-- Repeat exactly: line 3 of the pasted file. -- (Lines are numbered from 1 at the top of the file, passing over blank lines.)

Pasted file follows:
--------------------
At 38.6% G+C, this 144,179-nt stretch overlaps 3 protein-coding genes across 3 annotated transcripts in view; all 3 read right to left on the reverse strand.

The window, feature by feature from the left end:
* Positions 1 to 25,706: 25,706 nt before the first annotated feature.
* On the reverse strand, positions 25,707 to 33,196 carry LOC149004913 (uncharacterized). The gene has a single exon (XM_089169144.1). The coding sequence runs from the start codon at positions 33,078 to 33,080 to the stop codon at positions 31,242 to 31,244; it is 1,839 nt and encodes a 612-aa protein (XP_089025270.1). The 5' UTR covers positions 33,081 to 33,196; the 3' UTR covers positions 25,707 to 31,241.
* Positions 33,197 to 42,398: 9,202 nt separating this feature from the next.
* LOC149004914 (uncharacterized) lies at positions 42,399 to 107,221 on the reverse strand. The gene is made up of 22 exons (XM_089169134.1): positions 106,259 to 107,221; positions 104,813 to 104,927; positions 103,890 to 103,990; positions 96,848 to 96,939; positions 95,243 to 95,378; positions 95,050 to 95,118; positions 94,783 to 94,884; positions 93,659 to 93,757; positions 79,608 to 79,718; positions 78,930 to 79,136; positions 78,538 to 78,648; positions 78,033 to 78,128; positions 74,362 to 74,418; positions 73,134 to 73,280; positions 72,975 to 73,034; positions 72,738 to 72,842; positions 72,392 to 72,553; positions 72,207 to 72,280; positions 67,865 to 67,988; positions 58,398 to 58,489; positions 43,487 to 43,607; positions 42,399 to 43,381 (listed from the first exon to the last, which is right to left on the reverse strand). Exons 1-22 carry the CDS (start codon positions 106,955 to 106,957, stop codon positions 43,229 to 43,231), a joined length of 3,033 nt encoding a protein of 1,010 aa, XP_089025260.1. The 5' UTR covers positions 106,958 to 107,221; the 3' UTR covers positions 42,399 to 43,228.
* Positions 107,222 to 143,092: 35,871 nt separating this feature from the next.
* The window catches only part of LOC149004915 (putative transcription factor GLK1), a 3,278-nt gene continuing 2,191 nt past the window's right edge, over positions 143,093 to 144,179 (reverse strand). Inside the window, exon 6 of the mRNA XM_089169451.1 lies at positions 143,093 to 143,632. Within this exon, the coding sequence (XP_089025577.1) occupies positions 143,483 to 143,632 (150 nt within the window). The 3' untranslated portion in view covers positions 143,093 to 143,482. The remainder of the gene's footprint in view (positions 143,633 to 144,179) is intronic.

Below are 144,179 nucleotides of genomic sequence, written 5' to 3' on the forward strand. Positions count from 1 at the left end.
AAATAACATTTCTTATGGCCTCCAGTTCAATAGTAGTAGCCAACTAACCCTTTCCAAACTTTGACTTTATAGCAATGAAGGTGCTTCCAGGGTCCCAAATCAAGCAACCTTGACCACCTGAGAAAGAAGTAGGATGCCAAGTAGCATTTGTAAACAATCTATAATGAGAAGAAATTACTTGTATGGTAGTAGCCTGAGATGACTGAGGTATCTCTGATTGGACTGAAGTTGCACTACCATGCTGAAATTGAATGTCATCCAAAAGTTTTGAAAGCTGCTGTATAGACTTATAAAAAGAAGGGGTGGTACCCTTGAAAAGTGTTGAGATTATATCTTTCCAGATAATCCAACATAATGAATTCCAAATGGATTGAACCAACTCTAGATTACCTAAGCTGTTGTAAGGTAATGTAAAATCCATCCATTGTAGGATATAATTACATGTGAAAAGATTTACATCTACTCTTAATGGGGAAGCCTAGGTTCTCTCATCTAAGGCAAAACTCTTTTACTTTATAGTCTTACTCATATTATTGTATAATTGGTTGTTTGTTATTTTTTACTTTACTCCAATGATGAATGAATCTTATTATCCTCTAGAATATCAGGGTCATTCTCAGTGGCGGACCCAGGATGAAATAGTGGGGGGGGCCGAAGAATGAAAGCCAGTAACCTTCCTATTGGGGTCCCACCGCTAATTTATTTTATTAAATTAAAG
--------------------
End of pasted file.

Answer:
* Positions 1 to 25,706: 25,706 nt before the first annotated feature.